General Merritt arrived on July 25th, just ahead of the MacArthur's Third Expeditionary Force which had been delayed in transit by rough weather.  He promptly took command of the ground war, planning with Admiral Dewey for the fall of Manila.  Neither gave recognition to Aguinaldo, or included him in the military preparations.  

General Merritt noted:

"My instructions from the President fully contemplated the occupation of the islands by the American land forces, and stated that 'the powers of the military occupant (American Army) are absolute and supreme and immediately operate upon the political conditions of the inhabitants.'

"I did not consider it wise to hold any direct communication with the insurgent leader (Aguinaldo) until I should be in possession of the city of Manila, especially as I would not until then be in a position to issue a proclamation to enforce my authority, in event that his pretensions should clash with my designs.  For these reasons the preparations for the attack on the city were pressed and military operations conducted without reference to the situation of the insurgent forces."

 

In the closing days of July, General MacArthur's Brigade joined the rest of Merritt's force, bringing the total American troop strength to more than 10,000 soldiers, amassed only a few miles south of the Walled City of Manila at Camp Dewey.  To the east, Aguinaldo waited impatiently with his force of 20,000 insurgents, eager to attack and claim the Philippine Capital.  General Jaudenes and his 15,000 Spanish defenders were completely cut off, surrounded, and running out of food and supplies.  It was reported that some in the city resorted to eating rats to fill their empty bellies.  General Jaudenes knew that defeat was eminent, but the Spanish were proud traditionalists at warfare, and the beleaguered commander was determined NOT to surrender his city to the "savage and uncivilized forces" under Aguinaldo.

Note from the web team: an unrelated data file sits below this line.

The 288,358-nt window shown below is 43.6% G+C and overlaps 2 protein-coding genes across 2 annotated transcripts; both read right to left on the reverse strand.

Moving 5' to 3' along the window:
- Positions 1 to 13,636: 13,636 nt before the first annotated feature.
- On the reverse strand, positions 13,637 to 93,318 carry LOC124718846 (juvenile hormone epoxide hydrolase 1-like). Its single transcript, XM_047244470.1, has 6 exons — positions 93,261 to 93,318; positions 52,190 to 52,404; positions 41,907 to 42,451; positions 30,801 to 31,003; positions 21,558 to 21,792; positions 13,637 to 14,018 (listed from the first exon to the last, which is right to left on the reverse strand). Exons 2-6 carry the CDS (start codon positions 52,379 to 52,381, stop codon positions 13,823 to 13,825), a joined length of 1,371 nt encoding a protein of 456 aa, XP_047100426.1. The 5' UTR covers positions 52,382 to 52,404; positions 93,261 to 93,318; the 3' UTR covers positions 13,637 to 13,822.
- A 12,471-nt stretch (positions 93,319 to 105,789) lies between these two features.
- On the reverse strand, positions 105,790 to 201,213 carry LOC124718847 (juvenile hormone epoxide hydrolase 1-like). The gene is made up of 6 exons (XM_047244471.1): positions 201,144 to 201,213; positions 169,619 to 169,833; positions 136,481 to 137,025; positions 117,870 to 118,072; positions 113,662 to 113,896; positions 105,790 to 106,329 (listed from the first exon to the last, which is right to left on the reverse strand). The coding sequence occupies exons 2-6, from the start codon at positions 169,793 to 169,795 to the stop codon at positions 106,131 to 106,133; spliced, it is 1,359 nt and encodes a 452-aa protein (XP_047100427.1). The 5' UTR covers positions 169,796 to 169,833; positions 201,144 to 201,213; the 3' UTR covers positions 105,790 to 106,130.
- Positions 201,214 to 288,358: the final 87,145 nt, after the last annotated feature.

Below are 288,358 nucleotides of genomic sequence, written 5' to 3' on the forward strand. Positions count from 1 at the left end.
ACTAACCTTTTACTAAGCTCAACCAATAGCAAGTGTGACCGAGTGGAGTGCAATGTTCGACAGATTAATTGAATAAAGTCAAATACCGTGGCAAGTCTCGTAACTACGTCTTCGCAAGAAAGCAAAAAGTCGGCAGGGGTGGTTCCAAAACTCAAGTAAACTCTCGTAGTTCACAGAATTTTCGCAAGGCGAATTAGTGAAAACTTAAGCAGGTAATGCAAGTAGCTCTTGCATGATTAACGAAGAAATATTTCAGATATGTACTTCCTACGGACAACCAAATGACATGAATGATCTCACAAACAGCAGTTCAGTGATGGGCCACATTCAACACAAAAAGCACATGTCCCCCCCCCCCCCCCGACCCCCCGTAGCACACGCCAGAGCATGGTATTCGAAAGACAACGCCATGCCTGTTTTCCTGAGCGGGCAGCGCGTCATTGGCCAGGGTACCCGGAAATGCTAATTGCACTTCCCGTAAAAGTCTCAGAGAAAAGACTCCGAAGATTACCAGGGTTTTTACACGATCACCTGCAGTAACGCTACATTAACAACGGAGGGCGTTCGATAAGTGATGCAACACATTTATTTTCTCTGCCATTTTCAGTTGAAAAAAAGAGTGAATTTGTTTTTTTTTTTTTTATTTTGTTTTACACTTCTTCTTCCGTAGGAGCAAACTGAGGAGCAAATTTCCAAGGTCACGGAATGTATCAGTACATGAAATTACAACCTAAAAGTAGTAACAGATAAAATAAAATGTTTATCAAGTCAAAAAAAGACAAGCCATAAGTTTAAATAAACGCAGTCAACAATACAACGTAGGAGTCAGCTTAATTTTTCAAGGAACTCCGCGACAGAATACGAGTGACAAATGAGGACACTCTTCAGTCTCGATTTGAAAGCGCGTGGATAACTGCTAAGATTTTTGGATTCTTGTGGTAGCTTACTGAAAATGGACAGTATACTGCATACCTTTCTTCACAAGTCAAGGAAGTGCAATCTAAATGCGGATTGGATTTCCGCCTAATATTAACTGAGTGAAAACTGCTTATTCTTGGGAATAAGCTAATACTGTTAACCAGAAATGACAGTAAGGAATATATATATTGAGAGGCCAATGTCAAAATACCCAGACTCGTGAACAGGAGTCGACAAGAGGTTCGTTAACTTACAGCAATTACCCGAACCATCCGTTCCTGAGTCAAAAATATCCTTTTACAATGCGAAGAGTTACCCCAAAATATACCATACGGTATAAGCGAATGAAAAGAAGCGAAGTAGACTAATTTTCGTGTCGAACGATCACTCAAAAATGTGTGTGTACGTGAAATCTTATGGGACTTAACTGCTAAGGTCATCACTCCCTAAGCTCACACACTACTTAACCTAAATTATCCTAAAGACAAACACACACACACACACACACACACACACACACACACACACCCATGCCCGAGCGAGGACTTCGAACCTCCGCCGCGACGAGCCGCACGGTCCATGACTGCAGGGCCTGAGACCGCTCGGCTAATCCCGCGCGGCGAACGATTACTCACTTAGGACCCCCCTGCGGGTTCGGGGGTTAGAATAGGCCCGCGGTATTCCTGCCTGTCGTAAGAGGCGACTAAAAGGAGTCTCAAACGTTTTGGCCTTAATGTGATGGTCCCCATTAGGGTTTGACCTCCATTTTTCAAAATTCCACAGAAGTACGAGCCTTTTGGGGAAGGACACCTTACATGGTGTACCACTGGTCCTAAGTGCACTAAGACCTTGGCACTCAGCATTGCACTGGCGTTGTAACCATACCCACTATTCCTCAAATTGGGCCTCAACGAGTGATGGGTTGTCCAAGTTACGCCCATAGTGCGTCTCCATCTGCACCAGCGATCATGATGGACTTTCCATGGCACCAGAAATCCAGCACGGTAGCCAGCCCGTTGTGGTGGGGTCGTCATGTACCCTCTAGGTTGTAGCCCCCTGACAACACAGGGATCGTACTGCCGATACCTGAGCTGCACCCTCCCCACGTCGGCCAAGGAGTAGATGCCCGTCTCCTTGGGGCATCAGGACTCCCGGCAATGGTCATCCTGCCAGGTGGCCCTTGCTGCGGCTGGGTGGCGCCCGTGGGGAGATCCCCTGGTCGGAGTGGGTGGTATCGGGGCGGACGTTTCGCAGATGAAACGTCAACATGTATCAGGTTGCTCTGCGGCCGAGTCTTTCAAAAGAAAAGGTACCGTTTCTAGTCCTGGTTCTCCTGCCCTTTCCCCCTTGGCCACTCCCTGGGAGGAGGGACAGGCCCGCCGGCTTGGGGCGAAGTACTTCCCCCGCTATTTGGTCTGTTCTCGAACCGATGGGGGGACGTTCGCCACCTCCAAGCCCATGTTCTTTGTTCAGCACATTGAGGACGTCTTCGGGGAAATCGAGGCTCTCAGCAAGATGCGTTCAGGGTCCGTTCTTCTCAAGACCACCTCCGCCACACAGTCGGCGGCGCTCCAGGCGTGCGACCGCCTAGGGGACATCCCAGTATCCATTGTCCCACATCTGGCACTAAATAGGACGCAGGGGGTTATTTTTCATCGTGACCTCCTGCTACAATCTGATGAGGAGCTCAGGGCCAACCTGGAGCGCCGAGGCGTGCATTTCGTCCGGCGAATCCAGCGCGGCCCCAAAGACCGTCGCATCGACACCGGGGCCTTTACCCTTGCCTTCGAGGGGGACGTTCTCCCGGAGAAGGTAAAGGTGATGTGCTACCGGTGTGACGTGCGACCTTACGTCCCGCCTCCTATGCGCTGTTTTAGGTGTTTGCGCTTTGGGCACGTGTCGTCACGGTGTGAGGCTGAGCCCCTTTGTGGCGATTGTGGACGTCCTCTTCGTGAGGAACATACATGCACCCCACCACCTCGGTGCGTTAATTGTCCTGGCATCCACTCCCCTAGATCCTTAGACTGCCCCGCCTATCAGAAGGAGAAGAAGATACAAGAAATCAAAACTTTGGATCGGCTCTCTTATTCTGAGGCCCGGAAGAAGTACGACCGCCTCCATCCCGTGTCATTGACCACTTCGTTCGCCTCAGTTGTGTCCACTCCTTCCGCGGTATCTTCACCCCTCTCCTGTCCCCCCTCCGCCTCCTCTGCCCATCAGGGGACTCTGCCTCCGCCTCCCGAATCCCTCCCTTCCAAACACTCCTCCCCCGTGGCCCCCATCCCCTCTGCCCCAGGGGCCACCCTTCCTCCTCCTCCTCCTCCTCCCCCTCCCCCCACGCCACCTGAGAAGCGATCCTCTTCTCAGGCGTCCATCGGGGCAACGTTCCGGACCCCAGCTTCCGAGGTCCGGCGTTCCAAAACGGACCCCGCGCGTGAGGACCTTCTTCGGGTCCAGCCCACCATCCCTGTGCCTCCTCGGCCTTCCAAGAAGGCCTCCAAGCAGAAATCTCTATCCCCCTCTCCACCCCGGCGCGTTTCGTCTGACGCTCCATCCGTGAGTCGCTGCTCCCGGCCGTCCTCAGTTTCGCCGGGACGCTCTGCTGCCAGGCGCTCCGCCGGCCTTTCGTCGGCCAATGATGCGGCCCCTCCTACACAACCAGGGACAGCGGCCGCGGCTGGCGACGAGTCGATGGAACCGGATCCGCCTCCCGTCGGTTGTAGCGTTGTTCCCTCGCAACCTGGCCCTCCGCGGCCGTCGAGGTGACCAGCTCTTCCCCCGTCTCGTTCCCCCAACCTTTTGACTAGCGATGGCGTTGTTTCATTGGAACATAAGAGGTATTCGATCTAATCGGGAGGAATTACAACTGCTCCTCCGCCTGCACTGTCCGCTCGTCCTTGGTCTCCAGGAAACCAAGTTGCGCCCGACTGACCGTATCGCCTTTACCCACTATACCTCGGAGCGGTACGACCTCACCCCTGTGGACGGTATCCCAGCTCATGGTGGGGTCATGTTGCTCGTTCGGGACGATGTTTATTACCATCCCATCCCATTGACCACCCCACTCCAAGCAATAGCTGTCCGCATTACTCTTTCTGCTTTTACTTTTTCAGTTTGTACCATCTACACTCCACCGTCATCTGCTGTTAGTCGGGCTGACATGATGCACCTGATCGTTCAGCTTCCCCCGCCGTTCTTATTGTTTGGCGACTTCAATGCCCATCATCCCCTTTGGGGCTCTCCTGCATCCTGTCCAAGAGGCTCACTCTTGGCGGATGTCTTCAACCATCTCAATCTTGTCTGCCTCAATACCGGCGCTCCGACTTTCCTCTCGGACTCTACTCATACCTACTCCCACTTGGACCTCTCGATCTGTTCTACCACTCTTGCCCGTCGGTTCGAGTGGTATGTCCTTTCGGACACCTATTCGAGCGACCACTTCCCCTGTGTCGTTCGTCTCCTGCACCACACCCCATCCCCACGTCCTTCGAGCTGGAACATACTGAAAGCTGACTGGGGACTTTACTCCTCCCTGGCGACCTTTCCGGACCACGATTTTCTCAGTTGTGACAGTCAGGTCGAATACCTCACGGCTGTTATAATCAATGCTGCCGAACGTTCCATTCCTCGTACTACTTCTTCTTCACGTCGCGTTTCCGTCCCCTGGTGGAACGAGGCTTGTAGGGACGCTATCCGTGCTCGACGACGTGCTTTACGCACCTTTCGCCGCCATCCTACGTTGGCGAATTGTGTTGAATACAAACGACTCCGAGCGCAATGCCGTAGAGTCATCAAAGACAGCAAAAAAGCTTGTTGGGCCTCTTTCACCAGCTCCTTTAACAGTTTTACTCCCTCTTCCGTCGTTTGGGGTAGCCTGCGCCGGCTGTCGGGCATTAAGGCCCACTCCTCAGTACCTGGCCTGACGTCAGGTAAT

Between Manila and General Merritt's three brigades at Camp Dewey sat the seaside guardhouse of Fort San Antonio de Abad, just two miles south of the city.  The Spanish trenches stretched eastward towards Blockhouse #4, with the insurgent forces in full command to the east.  The arriving American soldiers moved into some of the insurgent positions between Camp Dewey and the Spanish lines in the closing days of July, bringing them directly under the enemy guns.  There was only sporadic fire from the Spanish artillery as the newly arrived American forces came ashore to dig trenches and prepare for the coming assault.  On the night of July 31st, the American forces could restrain their fire no longer.

The one-and-a-half hour battle that followed pitted the infantry and artillery fire of the two opposing forces against each other in what became the deadliest battle in the Pacific.  When the Americans returned fire, their positions were exposed and the Spanish adjusted their fire, resulting in 10 Americans killed and 33 wounded.  The following day, Admiral Dewey suggested that the Americans hold their fire in the coming days as General Merritt continued to deploy his forces for a final assault.  "(It is) Better to have small losses, night after night, in the trenches, than to run the risk of greater losses by premature attack," he cautioned.  

In the days that followed, Merritt's forces continued to land and take up positions.  The First Colorado Volunteer Infantry moved their own lines eastward to the Pasay Road approaching Manila from the east.  Their work was arduous, fighting swamps, monsoon rains, and intermittent enemy fire.  At night the Spanish guns continued to fire on American positions, resulting in 5 more deaths and 10 Americans wounded.  On August 7th Admiral Dewey sent a message to General Jaudenes warning that unless he orderd his soldiers to stop firing on American positions,  the U.S. Naval commander would turn the big guns of his ships on the city within 48 hours.